Saturday, April 19, 2014

Color Theory or Color Instinct or better having both to choose Colors for Design?

Now and then I come across this discussion in Color related Internet Forums:

- Are you supposed to be a better Color Expert if you follow Color Theory or is this for newbies? 
- Star Consultants are those who have a special sense for Color which is a kind of gift that makes them special and unique?

I was taught that you can create Color Harmonies either by instinct either by knowledge of how Color Harmonies can be created based on relationships established among Colors according to their position in the Color Wheel. I never was taught "this is better than that" and honestly feel annoyed when I realize there are people in the net discrediting the knowledge of Color Theory as if it even could be dangerous to be taken into account!

My own and personal position is you should never be rigid on these questions. Of course if you want to Consult on Color you should have an Artistic background and a practice as an artist, even if you aren't a first line one -which is rather difficult by the way, because not all of us have been born geniuses. You should know how to create your colors out from the three primaries and with the help of white, and according to my special art teacher Marina Berdalet, black should be avoided as much as possible.

I always take into account Color Relationships and Theory when painting a canvas and trying to reach that special tint, tone or shade. And I take into account Color Theory and what I was taught about creating Color Atmospheres in an Interior Design, while listening to my Color Instinct. Graphic Designers pick colors for their creations according to Color Theory and also follow their sense of Color - I think of wallpapers and textiles. You cannot assign colors to them only based in your instinct: you'll probably apply one of the known relationships and probably will adjust to coming Color Trends.

Color Theory must be well known and isn't that easy. I don't believe anything just because I've been told this or that. In fact, I've been studying hard theorists like Faber Birren, who based his knowledge in his factual experience contrasted with many scientific studies conducted during the XX th. Century. He cited many of the latter in his books and referred them in his bibliography. You can have Color Sense but if you want to devote to Color or are simply interested in the subject, you should try to learn as much theory as you can. If you follow the rules in a simplistic way, of course you can reach odd results. But the same can happen if you follow your instinct alone. So my recommendation and my believe is that you should cultivate yourself in both the artistic side and the theoretical one.

An example of well applied Color Theory follows:

Here you have two complementary colors, violet on the wall and a greenish yellow in the side-table and bouquet of flowers. Violet is filling a greater surface than yellow, which becomes the accent color here. Acting as an accent, yellow appears to have higher chroma than violet and catches the observer's eye at a glance. When you pick two complementary colors,this is how to do it: you need to give more space to one of them (violet) and less to the second (yellow). This way, a general mood is settled while you can give prominence to the accent furniture through its complementing the wall color and giving it a higher chroma at the same time. A good Color Consultant or Interior Designer will consider all of these aspects when designing a space, may inspiration come first and then Color Theory be checked to contrast inspiration or might it happen the opposite way.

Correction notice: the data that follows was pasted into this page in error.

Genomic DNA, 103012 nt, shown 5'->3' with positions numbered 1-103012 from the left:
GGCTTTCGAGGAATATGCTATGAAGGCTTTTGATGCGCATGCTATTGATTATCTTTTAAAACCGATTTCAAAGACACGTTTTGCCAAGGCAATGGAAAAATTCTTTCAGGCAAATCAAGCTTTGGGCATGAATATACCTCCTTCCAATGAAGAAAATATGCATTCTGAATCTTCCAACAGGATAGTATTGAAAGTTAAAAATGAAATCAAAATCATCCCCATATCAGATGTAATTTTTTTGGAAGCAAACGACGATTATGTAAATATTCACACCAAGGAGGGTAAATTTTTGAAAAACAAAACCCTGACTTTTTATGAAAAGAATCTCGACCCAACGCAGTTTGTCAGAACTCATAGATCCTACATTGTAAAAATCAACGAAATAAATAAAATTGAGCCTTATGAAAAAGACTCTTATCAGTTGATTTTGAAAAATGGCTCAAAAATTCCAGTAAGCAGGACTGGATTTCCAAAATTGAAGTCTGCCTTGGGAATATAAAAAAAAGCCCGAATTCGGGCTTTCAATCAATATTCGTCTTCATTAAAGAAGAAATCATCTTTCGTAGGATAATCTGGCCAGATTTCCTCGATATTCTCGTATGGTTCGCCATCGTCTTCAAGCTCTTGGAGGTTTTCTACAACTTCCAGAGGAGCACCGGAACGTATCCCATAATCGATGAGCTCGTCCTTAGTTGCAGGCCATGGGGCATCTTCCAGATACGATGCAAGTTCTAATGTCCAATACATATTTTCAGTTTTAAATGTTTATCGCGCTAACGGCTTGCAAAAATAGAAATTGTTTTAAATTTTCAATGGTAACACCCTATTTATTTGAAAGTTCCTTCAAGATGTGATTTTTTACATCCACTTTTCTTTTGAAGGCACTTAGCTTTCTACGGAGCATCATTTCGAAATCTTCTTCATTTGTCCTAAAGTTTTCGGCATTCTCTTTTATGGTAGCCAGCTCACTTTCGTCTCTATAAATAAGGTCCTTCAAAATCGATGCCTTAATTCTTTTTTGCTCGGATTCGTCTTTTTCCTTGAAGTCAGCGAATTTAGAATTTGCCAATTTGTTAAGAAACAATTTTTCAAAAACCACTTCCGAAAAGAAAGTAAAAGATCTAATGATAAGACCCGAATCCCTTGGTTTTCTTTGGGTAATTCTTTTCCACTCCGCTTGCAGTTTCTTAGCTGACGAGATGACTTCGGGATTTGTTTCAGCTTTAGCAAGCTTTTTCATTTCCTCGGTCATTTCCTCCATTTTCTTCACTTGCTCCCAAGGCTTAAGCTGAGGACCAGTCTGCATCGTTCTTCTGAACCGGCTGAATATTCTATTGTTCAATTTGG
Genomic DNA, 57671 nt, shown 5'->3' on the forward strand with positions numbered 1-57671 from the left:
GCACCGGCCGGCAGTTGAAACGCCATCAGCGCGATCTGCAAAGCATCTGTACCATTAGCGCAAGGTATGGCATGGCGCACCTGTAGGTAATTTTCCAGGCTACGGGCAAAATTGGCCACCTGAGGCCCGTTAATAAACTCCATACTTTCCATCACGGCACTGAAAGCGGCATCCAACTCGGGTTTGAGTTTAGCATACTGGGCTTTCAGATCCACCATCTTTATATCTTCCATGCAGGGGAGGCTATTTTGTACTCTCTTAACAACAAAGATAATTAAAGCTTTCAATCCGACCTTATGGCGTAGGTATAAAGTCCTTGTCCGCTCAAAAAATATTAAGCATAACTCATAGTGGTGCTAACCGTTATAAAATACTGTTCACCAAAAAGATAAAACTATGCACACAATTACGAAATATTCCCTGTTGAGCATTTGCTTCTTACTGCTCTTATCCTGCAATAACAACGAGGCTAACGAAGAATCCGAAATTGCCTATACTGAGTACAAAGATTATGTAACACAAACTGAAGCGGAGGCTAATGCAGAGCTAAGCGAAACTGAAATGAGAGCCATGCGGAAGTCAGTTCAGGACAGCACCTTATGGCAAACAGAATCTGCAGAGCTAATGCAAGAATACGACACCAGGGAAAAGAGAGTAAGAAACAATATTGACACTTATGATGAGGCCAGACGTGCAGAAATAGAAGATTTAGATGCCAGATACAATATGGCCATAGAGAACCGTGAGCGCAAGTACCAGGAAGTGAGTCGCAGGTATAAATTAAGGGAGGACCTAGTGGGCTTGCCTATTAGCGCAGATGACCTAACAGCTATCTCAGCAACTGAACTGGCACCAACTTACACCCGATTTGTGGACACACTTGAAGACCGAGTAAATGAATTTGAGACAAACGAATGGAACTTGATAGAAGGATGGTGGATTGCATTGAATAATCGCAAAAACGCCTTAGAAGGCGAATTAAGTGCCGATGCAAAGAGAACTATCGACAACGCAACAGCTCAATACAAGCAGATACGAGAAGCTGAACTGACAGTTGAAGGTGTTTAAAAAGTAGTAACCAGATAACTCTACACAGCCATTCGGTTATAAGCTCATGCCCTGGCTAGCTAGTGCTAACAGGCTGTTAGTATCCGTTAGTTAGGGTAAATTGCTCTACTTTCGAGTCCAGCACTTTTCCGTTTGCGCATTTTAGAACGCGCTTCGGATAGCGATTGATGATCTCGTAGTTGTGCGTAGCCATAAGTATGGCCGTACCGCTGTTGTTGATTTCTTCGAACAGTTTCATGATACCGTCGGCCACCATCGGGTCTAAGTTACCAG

About Color Systems, there is no magic in them, as Lori Sawaya explains wonderfully in an article of hers at The Land of Color. Be it the Munsell System, be it The NCS (Natural Color System), the Color Expert knows what the Notation means and that lets him or her do a right job  when picking Colors.

Colors like "Bright Garnet", "Romanesque"  and "Exotic Bloom" have their own notation according to the Munsell System. Same happens with NCS, the official reference for Paint Colors in Spain.

In NCS they explain it with this example:
If you pick NCS S 1070-Y10R from the NCS 1950 Color fan deck, this means that this color 

"is included in the standard collection (S) and lies in between the yellow (Y) and red (R) colour span with:
  • 10% perceived red (the remaining 90% going towards yellow)
  • 10% perceived Blackness
  • 70% perceived Chromaticness
This means the colour looks like a quite strong yellow." (font)
Lori Sawaya, who has a deep knowledge of Color and Color Technology, explains it this way:
This doesn't mean that being a Color Consultant is quite easy. This means that there is a lot of Theory, Knowledge, Science and a System behind Paint Brands and fan decks, and behind any Design that needs Color as a Key Element. This is not about a magic gift that belongs to a few selected individuals only. If you understand the notation, you know about the Overtone and you know about the Undertone. As Picasso said, let Inspiration meet you while Working. You need to study hard, and you need to practice in as different ways as you can. This is my own belief and what I will always defend.
In the video that follows, Lori Sawaya, whose knowledge I admire, gives you 20 minutes of worthy explanations on how to use Color Theory and Color Wheels to help you choose colors for your works. And she doesn't avoid the difficult sides of the questions. I hope you will enjoy it.

And remember, if you need help with Color, look for an Expert that you trust. And remember, there is a lot of work behind the creation of a Color Palette.

Isabel de Yzaguirre,
La Colorista

No comments:

Post a Comment